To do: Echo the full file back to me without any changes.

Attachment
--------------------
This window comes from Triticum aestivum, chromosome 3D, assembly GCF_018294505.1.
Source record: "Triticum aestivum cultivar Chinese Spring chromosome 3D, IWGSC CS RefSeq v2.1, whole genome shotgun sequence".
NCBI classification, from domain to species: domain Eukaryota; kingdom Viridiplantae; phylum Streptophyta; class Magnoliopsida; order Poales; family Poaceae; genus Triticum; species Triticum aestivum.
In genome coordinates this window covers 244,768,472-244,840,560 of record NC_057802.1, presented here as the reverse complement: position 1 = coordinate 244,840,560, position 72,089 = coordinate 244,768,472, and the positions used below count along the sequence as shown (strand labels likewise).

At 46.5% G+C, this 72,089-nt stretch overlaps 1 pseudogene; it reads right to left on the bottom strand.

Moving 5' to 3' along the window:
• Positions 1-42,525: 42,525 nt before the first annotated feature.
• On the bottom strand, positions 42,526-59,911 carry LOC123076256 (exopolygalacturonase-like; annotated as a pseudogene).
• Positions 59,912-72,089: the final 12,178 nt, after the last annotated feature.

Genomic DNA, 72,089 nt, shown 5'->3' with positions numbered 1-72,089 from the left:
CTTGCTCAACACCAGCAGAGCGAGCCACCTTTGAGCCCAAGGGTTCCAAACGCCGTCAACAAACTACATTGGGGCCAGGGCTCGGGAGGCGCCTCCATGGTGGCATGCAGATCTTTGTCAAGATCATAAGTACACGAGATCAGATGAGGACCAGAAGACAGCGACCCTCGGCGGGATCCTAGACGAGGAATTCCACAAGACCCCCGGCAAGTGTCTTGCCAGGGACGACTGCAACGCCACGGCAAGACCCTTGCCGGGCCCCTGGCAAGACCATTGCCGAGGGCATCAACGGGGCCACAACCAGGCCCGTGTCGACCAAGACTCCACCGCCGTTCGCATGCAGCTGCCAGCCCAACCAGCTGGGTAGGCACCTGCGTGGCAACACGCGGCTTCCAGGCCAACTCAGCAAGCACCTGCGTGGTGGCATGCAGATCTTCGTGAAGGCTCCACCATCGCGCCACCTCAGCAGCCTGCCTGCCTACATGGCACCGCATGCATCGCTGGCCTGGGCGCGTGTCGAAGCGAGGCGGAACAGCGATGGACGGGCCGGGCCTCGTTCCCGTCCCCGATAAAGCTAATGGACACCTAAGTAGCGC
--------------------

This window comes from Triticum aestivum, chromosome 3D, assembly GCF_018294505.1.
Source record: "Triticum aestivum cultivar Chinese Spring chromosome 3D, IWGSC CS RefSeq v2.1, whole genome shotgun sequence".
NCBI classification, from domain to species: domain Eukaryota; kingdom Viridiplantae; phylum Streptophyta; class Magnoliopsida; order Poales; family Poaceae; genus Triticum; species Triticum aestivum.
In genome coordinates this window covers 244,768,472-244,840,560 of record NC_057802.1, presented here as the reverse complement: position 1 = coordinate 244,840,560, position 72,089 = coordinate 244,768,472, and the positions used below count along the sequence as shown (strand labels likewise).

At 46.5% G+C, this 72,089-nt stretch overlaps 1 pseudogene; it reads right to left on the bottom strand.

Moving 5' to 3' along the window:
• Positions 1-42,525: 42,525 nt before the first annotated feature.
• On the bottom strand, positions 42,526-59,911 carry LOC123076256 (exopolygalacturonase-like; annotated as a pseudogene).
• Positions 59,912-72,089: the final 12,178 nt, after the last annotated feature.

Genomic DNA, 72,089 nt, shown 5'->3' with positions numbered 1-72,089 from the left:
CTTGCTCAACACCAGCAGAGCGAGCCACCTTTGAGCCCAAGGGTTCCAAACGCCGTCAACAAACTACATTGGGGCCAGGGCTCGGGAGGCGCCTCCATGGTGGCATGCAGATCTTTGTCAAGATCATAAGTACACGAGATCAGATGAGGACCAGAAGACAGCGACCCTCGGCGGGATCCTAGACGAGGAATTCCACAAGACCCCCGGCAAGTGTCTTGCCAGGGACGACTGCAACGCCACGGCAAGACCCTTGCCGGGCCCCTGGCAAGACCATTGCCGAGGGCATCAACGGGGCCACAACCAGGCCCGTGTCGACCAAGACTCCACCGCCGTTCGCATGCAGCTGCCAGCCCAACCAGCTGGGTAGGCACCTGCGTGGCAACACGCGGCTTCCAGGCCAACTCAGCAAGCACCTGCGTGGTGGCATGCAGATCTTCGTGAAGGCTCCACCATCGCGCCACCTCAGCAGCCTGCCTGCCTACATGGCACCGCATGCATCGCTGGCCTGGGCGCGTGTCGAAGCGAGGCGGAACAGCGATGGACGGGCCGGGCCTCGTTCCCGTCCCCGATAAAGCTAATGGACACCTAAGTAGCGC